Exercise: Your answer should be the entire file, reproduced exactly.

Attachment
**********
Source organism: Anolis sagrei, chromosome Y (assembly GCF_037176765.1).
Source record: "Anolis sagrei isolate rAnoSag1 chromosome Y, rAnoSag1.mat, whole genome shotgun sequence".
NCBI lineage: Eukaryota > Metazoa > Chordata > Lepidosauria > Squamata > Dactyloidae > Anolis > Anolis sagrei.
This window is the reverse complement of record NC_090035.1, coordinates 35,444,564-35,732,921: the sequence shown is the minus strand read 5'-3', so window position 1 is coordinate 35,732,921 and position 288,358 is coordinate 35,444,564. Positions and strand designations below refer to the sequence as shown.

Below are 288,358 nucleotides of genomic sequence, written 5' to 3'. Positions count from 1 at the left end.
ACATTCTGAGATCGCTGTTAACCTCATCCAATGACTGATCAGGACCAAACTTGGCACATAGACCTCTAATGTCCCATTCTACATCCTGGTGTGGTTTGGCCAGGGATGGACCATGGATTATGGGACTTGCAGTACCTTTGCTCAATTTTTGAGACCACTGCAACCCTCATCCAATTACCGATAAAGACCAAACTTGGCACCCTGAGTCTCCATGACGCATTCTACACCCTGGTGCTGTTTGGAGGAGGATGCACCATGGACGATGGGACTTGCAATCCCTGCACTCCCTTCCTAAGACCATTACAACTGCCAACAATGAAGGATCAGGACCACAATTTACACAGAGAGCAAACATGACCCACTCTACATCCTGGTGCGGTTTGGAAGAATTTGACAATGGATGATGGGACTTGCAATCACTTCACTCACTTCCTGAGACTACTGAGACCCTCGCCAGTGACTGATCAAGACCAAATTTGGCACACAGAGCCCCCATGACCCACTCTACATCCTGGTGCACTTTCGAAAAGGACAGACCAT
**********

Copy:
Source organism: Anolis sagrei, chromosome Y (assembly GCF_037176765.1).
Source record: "Anolis sagrei isolate rAnoSag1 chromosome Y, rAnoSag1.mat, whole genome shotgun sequence".
NCBI lineage: Eukaryota > Metazoa > Chordata > Lepidosauria > Squamata > Dactyloidae > Anolis > Anolis sagrei.
This window is the reverse complement of record NC_090035.1, coordinates 35,444,564-35,732,921: the sequence shown is the minus strand read 5'-3', so window position 1 is coordinate 35,732,921 and position 288,358 is coordinate 35,444,564. Positions and strand designations below refer to the sequence as shown.

Below are 288,358 nucleotides of genomic sequence, written 5' to 3'. Positions count from 1 at the left end.
ACATTCTGAGATCGCTGTTAACCTCATCCAATGACTGATCAGGACCAAACTTGGCACATAGACCTCTAATGTCCCATTCTACATCCTGGTGTGGTTTGGCCAGGGATGGACCATGGATTATGGGACTTGCAGTACCTTTGCTCAATTTTTGAGACCACTGCAACCCTCATCCAATTACCGATAAAGACCAAACTTGGCACCCTGAGTCTCCATGACGCATTCTACACCCTGGTGCTGTTTGGAGGAGGATGCACCATGGACGATGGGACTTGCAATCCCTGCACTCCCTTCCTAAGACCATTACAACTGCCAACAATGAAGGATCAGGACCACAATTTACACAGAGAGCAAACATGACCCACTCTACATCCTGGTGCGGTTTGGAAGAATTTGACAATGGATGATGGGACTTGCAATCACTTCACTCACTTCCTGAGACTACTGAGACCCTCGCCAGTGACTGATCAAGACCAAATTTGGCACACAGAGCCCCCATGACCCACTCTACATCCTGGTGCACTTTCGAAAAGGACAGACCAT